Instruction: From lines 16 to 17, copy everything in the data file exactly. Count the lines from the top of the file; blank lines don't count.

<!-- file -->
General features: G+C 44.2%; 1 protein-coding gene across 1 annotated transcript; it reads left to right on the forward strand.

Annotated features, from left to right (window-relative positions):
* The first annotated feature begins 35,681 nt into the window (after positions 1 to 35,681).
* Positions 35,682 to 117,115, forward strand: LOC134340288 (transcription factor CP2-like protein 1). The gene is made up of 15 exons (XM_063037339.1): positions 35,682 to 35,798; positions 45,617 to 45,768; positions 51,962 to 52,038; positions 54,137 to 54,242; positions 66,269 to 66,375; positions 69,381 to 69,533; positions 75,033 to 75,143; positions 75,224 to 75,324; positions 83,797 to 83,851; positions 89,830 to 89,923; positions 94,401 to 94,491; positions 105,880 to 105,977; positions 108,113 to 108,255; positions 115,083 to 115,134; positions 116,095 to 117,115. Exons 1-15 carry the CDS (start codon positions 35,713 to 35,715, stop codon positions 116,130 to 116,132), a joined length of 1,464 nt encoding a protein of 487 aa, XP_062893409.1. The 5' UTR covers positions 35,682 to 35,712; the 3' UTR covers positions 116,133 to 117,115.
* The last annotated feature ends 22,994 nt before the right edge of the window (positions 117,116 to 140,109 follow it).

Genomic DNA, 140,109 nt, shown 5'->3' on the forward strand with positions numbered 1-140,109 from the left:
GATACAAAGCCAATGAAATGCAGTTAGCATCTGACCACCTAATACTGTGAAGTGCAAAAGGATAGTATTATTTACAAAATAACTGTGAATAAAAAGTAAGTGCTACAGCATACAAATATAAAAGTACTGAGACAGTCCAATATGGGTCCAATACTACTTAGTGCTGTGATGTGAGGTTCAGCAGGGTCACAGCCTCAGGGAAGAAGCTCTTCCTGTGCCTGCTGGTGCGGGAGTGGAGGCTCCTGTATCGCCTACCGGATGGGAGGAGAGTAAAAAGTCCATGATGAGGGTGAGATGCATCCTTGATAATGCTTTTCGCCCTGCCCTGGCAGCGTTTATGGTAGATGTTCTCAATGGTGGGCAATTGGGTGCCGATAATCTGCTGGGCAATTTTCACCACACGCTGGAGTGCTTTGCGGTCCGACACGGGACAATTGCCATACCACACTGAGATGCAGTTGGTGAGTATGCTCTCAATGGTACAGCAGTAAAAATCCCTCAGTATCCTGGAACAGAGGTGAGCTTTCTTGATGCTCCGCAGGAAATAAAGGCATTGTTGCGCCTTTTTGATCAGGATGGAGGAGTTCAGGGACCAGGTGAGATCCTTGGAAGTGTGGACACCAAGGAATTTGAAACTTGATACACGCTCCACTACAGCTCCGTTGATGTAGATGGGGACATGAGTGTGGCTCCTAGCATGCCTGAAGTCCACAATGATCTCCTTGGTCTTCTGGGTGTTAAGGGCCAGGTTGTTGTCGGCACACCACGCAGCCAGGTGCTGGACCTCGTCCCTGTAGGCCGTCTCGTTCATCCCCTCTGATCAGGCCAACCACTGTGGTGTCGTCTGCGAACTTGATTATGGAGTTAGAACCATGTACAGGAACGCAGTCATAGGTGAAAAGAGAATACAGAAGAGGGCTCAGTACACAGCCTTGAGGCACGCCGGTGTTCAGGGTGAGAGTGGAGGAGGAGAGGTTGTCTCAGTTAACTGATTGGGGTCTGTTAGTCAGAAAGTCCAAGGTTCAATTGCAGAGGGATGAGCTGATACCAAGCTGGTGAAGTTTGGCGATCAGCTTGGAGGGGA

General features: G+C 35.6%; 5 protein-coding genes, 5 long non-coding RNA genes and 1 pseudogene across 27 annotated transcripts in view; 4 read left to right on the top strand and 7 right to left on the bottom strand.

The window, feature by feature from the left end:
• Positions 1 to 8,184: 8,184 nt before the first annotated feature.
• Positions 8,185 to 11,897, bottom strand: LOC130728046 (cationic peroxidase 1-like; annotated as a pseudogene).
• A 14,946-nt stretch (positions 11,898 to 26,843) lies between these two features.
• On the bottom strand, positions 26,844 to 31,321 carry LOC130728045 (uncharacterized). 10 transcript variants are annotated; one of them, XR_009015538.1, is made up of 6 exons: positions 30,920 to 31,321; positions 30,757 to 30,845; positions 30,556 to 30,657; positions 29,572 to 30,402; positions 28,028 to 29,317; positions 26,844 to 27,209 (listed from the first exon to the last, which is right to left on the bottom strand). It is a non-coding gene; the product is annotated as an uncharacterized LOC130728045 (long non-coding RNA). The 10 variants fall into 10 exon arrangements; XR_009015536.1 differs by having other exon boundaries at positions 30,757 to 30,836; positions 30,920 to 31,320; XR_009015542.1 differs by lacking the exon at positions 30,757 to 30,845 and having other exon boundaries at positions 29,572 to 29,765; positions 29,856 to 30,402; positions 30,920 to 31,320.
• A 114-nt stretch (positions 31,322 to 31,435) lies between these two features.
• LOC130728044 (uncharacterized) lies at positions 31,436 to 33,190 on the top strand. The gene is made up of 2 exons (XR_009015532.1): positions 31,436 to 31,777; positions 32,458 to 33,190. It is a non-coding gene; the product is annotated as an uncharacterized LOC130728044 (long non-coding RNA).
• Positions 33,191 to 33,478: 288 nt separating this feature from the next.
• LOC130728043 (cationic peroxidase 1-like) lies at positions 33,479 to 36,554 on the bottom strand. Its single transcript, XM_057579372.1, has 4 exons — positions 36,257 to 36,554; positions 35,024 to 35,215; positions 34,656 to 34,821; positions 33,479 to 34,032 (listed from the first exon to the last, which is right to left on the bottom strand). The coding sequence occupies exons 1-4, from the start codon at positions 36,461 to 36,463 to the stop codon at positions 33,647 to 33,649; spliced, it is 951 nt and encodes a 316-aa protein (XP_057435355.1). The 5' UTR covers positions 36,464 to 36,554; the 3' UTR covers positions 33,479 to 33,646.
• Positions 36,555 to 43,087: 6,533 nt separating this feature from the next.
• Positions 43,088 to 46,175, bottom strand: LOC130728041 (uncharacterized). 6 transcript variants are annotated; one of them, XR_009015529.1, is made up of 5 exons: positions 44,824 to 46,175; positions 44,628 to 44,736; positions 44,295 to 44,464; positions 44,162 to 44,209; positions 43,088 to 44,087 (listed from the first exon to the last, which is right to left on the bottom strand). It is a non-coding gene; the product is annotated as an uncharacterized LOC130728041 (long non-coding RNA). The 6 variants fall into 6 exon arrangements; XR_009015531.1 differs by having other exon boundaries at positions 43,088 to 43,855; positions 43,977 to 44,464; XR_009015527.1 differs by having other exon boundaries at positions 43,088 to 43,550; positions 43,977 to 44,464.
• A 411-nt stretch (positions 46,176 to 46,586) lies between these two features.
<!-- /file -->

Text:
• Positions 33,191 to 33,478: 288 nt separating this feature from the next.
• LOC130728043 (cationic peroxidase 1-like) lies at positions 33,479 to 36,554 on the bottom strand. Its single transcript, XM_057579372.1, has 4 exons — positions 36,257 to 36,554; positions 35,024 to 35,215; positions 34,656 to 34,821; positions 33,479 to 34,032 (listed from the first exon to the last, which is right to left on the bottom strand). The coding sequence occupies exons 1-4, from the start codon at positions 36,461 to 36,463 to the stop codon at positions 33,647 to 33,649; spliced, it is 951 nt and encodes a 316-aa protein (XP_057435355.1). The 5' UTR covers positions 36,464 to 36,554; the 3' UTR covers positions 33,479 to 33,646.